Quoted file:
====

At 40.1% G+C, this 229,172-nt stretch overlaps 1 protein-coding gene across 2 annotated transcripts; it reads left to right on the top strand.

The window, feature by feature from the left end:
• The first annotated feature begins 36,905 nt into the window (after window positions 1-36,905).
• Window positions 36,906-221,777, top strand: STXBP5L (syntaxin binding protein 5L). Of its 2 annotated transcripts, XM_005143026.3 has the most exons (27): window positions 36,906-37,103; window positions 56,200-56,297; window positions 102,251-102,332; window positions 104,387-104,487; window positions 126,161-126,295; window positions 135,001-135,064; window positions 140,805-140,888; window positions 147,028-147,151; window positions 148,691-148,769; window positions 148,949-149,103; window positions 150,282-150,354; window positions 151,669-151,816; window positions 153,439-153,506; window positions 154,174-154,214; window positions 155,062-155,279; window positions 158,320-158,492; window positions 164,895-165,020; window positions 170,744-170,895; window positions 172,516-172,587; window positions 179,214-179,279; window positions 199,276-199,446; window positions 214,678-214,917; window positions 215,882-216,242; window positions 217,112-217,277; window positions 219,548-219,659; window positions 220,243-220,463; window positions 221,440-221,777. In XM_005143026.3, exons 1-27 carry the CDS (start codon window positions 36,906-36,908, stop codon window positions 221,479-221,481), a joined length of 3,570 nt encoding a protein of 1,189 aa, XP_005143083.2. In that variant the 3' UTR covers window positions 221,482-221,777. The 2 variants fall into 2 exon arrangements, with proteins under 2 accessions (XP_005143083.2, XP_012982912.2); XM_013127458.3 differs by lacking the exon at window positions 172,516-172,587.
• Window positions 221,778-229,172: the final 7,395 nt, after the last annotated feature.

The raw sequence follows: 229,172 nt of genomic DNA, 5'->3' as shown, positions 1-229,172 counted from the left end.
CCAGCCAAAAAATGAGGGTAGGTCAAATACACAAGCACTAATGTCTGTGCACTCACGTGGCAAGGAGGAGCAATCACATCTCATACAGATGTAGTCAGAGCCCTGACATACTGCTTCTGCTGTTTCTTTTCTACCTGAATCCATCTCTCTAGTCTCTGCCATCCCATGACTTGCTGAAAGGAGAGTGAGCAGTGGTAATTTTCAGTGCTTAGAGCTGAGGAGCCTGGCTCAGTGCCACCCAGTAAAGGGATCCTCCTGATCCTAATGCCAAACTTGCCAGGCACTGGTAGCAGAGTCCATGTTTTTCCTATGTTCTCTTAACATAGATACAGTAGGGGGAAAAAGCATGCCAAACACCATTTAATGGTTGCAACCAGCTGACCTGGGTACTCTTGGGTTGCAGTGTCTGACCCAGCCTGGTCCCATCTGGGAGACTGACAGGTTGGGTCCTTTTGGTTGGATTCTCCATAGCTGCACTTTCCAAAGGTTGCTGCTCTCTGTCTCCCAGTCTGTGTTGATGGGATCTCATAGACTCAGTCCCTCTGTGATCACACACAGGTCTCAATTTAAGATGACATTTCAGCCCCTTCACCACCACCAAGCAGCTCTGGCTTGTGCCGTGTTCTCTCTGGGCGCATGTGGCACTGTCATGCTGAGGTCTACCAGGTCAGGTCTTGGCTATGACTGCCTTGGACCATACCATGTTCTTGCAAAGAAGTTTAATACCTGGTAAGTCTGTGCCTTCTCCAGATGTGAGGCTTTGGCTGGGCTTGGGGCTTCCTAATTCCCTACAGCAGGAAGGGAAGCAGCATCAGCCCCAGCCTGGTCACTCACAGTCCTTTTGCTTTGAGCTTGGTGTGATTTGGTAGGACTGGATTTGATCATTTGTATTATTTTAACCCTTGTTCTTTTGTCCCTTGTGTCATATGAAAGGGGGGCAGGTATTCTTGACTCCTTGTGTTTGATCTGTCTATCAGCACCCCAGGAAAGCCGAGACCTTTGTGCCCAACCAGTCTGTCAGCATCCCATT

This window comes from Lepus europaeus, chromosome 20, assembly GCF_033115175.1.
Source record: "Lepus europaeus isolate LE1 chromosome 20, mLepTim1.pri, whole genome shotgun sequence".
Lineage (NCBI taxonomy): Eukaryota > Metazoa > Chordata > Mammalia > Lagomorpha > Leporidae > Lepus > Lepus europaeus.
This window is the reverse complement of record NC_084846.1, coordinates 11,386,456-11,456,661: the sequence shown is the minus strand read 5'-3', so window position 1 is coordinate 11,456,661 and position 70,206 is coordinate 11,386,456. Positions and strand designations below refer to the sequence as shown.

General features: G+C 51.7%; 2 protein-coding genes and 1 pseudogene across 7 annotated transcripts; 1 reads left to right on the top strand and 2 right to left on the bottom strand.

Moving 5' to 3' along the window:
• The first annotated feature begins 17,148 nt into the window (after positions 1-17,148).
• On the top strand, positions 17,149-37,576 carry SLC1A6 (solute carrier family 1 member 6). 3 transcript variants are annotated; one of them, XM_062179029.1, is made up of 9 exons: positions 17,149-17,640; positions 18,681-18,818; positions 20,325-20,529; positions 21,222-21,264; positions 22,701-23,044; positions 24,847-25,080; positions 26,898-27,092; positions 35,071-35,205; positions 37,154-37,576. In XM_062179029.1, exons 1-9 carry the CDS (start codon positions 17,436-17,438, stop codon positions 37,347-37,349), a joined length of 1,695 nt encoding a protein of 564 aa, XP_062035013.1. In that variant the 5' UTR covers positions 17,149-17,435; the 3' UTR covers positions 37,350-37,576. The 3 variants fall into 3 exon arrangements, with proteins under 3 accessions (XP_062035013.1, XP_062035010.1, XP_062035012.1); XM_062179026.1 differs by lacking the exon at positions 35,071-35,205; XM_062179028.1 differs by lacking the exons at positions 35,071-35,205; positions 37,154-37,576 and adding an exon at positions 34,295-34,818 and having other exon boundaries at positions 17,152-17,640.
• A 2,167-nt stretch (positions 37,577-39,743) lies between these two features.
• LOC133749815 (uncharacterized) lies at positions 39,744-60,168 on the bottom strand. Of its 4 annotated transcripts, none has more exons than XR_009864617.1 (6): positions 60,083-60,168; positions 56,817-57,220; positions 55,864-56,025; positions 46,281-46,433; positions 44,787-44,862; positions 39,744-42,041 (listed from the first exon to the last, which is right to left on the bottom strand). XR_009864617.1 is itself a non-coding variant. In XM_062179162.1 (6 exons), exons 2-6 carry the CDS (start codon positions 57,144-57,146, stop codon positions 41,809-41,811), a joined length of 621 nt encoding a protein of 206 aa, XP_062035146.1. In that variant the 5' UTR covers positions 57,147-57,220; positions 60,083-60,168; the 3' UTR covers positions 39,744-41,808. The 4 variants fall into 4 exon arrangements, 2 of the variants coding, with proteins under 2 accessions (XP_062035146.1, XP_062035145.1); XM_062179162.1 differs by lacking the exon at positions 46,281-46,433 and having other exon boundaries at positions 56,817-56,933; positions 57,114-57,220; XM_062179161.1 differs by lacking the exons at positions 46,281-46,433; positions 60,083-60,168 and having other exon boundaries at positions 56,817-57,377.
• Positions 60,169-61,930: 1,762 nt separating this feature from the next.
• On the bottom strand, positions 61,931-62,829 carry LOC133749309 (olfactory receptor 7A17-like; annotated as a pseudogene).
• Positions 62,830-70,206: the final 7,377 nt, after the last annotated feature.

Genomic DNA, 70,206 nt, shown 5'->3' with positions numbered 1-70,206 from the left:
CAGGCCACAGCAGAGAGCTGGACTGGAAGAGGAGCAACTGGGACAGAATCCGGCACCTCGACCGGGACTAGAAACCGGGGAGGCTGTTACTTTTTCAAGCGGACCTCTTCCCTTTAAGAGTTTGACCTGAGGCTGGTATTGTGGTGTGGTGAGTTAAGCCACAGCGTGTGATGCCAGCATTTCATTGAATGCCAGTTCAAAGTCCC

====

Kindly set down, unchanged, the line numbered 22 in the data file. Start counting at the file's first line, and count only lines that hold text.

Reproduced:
CAGGCCACAGCAGAGAGCTGGACTGGAAGAGGAGCAACTGGGACAGAATCCGGCACCTCGACCGGGACTAGAAACCGGGGAGGCTGTTACTTTTTCAAGCGGACCTCTTCCCTTTAAGAGTTTGACCTGAGGCTGGTATTGTGGTGTGGTGAGTTAAGCCACAGCGTGTGATGCCAGCATTTCATTGAATGCCAGTTCAAAGTCCC